The Show Must Go On

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Here we are again, a few months after life really shut down due to the coronavirus pandemic, and it would appear (despite quite a few alarming spikes in positive cases around the country) that baseball is on its way back:

And funny enough, they even got themselves a sponsor:

I actually don’t know if that is funny or tacky, but I guess people still have to make money somehow. Ironically, I was thinking about camping, but then it seems that some idiot up in Shasta County decided to attend a house party during what should have been a shelter-in-place/social distancing period and infected a bunch of people, so that option is out the window. Meanwhile, the minor leagues are officially shut down, and look to be in trouble for a while as they don’t have the deep-pocketed sponsors that MLB can dig up on a whim, and the players who aren’t lucky enough to get invited to be on the 60-man pools will have to figure out what to do for the rest of this season. Some will have to rely on the piddling stipends that the clubs will hand out. Some might try to play in the independent leagues, although that comes with a bunch of risks to the player as well. And for the rest, their dreams of playing the game they love may be over.

Like in the overall society, where an investment in the people (through education, health care, and infrastructure) could bring forth a better tomorrow should enough of the folks in power care enough to do so, MLB could have secured a better long term future had they ponied up just a bit more funding to make sure their minor leaguers were taken care of, or that minor league franchises could survive just a bit longer. As it was (and you’ve seen these arguments on our Facebook page, or on your social media of choice), MLB and its owners faced off against the players in a protracted stalemate that led to this 60-game season that may ultimately satisfy no one. I am on record as saying that this is mostly the fault of MLB and the owners, and even if we suck at math, paying player salaries and helping Minor League Baseball weather the pandemic won’t come anywhere close to bankrupting the typical franchise (worth at least a billion dollars each). Perhaps it is because I’m just another peasant that I can’t fathom how one might spend all that money, but you have to wonder what they’re doing with that money if they’re getting government subsidies and multiple sponsorships, broadcast deals, and other revenue streams even without fans in the stands.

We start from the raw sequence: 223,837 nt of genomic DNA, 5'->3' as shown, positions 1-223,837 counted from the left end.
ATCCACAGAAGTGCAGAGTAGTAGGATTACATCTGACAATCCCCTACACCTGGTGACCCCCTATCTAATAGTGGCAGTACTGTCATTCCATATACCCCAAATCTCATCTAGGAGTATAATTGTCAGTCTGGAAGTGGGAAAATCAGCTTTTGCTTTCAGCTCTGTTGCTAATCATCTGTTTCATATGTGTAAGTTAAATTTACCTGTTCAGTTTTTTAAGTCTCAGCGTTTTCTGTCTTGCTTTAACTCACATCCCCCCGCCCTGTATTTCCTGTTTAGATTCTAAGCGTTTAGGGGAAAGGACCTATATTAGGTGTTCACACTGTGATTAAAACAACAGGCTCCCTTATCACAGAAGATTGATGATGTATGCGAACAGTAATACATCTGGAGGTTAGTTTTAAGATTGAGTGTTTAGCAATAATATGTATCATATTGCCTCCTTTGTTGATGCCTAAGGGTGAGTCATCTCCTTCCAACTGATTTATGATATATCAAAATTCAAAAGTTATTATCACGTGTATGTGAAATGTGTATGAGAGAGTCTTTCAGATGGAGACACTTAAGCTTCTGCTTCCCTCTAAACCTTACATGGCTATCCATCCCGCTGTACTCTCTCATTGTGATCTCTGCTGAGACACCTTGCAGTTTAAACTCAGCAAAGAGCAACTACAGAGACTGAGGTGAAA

While I fear for the future (immediate and long-term) of baseball, it is exciting to know that players are coming back to Chicago to start their summer workouts to prepare for the shortened season. I don’t know if the season will go to completion. Already, there have been a number of players and staff testing positive for coronavirus, and even taking into account false positive rates, that is alarming for players in a sport where they can’t always distance themselves from each other. There are also a few players that have opted out of playing this season even with the forfeiture of their salaries. I am sure that there will be more positive tests and players opting out as the ramp up continues, but I do hope that the on-field staff stays healthy and safe and we can see this unique season go the distance.

If everything works out, I look forward to seeing David Ross take the reins as a first-year manager. I am curious to see how the runner on second base in extra innings rule works out, and how the National League adapts to the designated hitter rule (which is an inevitability since pitchers can’t/don’t care about hitting). I want to see rebounds from the talented core that won the World Series, and whose talent should not have just faded away so spectacularly.

Just like all those months ago, there is excitement as players report to camp. But it really isn’t the same, is it? If nothing else, let’s just enjoy it while it lasts.

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About Rice Cube

Rice Cube is the executive vice president of snark at World Series Dreaming. He loves all things Cubs, with notable exceptions (specifically, the part of Cubs fandom that pisses him off). Follow on Twitter at cubicsnarkonia

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